The recent rally of commodities has been absolutely breathtaking to Jim Cramer. But he does worry that it could be too good to be true.
As a simple review, commodities rally for two reasons: short supply, or excess demand. It is possible to have one, or both. Either of these options can send the price of the commodity, and companies that exploit them, higher.
Cramer reflected back to 2008 because that was when China's growth started to accelerate, and it created more demand that could not be met by commodity suppliers. That led to price increases in everything. Every material from to coal, to iron ore to zing shot up in price.
In response, producers realized that they had to spend a fortune and ramp up to meet China's demand. That meant that huge projects were created to build gigantic facilities from scratch.
"Almost every executive in these industries bought into the notion that China would grow into the skies," Cramer said.
Of course, nothing can be built overnight. So as soon as these projects were up and running or too late to cancel, China's growth rate slowed. The result has been a massive glut in almost every metal and commodity liquid out there — and there is a shortage of space to store the stuff.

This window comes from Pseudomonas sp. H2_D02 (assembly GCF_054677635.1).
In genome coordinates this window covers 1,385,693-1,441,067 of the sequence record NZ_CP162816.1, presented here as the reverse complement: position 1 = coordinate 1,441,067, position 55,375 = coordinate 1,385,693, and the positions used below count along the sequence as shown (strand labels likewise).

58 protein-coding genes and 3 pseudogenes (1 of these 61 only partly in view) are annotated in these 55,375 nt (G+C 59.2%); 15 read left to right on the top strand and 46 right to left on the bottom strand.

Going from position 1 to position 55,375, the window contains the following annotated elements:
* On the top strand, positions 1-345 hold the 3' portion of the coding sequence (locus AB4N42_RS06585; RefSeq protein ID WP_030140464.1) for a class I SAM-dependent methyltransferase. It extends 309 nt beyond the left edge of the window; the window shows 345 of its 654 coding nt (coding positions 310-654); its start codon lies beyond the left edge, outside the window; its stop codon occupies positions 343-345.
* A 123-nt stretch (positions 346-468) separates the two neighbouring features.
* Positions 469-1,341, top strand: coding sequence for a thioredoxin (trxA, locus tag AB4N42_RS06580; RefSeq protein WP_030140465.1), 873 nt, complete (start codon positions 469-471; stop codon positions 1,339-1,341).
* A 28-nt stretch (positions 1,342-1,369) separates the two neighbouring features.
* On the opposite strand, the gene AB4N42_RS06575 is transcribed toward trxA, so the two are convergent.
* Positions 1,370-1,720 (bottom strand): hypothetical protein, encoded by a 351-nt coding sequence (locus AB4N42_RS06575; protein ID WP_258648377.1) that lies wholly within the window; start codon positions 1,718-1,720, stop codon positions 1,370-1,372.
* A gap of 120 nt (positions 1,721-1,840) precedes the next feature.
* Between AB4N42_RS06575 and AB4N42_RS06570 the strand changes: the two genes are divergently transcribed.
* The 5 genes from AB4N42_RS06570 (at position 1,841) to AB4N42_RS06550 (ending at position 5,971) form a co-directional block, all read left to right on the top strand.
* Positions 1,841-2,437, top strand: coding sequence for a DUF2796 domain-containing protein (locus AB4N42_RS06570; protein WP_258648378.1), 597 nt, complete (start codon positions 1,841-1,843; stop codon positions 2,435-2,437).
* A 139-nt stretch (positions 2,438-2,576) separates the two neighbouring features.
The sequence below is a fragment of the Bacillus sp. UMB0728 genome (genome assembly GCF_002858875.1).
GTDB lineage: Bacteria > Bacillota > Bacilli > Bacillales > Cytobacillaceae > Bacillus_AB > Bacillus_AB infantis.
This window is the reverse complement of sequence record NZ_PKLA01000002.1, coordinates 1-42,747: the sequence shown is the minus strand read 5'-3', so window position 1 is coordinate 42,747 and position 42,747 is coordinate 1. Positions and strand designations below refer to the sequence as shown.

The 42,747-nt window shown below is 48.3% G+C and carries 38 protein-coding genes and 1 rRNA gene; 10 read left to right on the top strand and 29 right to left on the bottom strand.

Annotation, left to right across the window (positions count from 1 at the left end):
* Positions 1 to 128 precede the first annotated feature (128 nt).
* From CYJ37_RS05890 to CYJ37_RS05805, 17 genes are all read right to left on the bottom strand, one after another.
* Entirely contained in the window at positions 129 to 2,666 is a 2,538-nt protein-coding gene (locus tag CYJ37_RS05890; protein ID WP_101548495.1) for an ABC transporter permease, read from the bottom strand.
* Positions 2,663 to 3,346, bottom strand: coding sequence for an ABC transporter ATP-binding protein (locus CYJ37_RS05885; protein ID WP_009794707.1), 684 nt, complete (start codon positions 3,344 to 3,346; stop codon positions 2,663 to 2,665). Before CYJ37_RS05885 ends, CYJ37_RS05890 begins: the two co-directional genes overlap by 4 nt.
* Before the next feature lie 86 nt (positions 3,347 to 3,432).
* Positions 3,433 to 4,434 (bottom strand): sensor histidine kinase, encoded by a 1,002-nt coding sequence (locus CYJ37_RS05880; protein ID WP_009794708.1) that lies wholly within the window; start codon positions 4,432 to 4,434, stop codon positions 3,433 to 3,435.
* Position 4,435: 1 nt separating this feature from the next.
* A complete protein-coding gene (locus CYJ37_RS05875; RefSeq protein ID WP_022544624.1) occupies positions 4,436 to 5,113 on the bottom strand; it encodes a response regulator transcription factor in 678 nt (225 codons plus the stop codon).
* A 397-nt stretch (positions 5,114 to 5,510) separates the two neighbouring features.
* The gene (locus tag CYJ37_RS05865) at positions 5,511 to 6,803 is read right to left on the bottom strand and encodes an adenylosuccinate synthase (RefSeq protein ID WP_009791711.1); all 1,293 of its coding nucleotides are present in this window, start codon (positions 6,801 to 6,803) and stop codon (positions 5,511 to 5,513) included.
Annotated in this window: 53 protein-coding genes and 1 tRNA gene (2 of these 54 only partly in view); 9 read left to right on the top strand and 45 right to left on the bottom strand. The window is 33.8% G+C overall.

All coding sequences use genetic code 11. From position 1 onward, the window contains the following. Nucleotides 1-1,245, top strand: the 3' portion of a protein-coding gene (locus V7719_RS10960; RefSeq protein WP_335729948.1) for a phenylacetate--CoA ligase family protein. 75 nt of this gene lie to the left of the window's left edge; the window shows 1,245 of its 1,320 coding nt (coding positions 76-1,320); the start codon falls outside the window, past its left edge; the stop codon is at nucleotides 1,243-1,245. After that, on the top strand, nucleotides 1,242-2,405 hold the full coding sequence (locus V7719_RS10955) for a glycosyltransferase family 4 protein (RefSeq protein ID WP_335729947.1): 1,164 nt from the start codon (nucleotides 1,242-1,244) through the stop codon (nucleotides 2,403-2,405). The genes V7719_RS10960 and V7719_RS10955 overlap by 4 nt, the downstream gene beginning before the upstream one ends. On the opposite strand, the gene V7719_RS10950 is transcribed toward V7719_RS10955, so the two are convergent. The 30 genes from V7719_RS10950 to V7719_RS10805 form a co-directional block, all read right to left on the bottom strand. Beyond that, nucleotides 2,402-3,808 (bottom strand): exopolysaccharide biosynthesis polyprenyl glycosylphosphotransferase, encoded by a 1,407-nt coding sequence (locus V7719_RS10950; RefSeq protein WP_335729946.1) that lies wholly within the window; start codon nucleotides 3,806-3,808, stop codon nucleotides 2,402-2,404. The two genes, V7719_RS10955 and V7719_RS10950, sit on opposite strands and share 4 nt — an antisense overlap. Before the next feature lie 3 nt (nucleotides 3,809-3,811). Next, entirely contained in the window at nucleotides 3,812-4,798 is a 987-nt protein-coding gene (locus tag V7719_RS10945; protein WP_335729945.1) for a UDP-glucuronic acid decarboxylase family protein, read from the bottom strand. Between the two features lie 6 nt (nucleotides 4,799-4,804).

That means price cuts to the point where marginal producers have been forced to go under, and losses have built up for iron, copper, zinc, lead, nickel and steel.
In Cramer's perspective, some of these desperate industry executives are finally figuring out that the demand won't come back. Oil exploration has tapered back, copper mining has peaked and coal has cratered.
This is exactly how to get to a commodity bottom, and how the companies make their stocks rally. The production cuts are the reason for the oil rally, and companies like Petrobras and Glencore have become less of a danger zone.
Now that supply has been addressed, what about demand?
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Alcoa's shortfall on Thursday evening was an indicator to Cramer about a company that closes all of its aluminum plants. If you don't have demand, it will be a short-lived rally.
"I'm a believer in Alcoa and I think it's a terrific long-term buy pending the breakup into two companies…but the rest of these stocks? They can only run so far without a turn in demand," Cramer said. (Tweet this)
In order for this commodity rally to continue, Cramer thinks there must be a pickup in demand. Otherwise, investors will need to ring the register on most of these stocks. The companies will disappoint, unless China comes back and Europe gets stronger.
These are the keys to the next leg up, or leg down, in commodity stocks.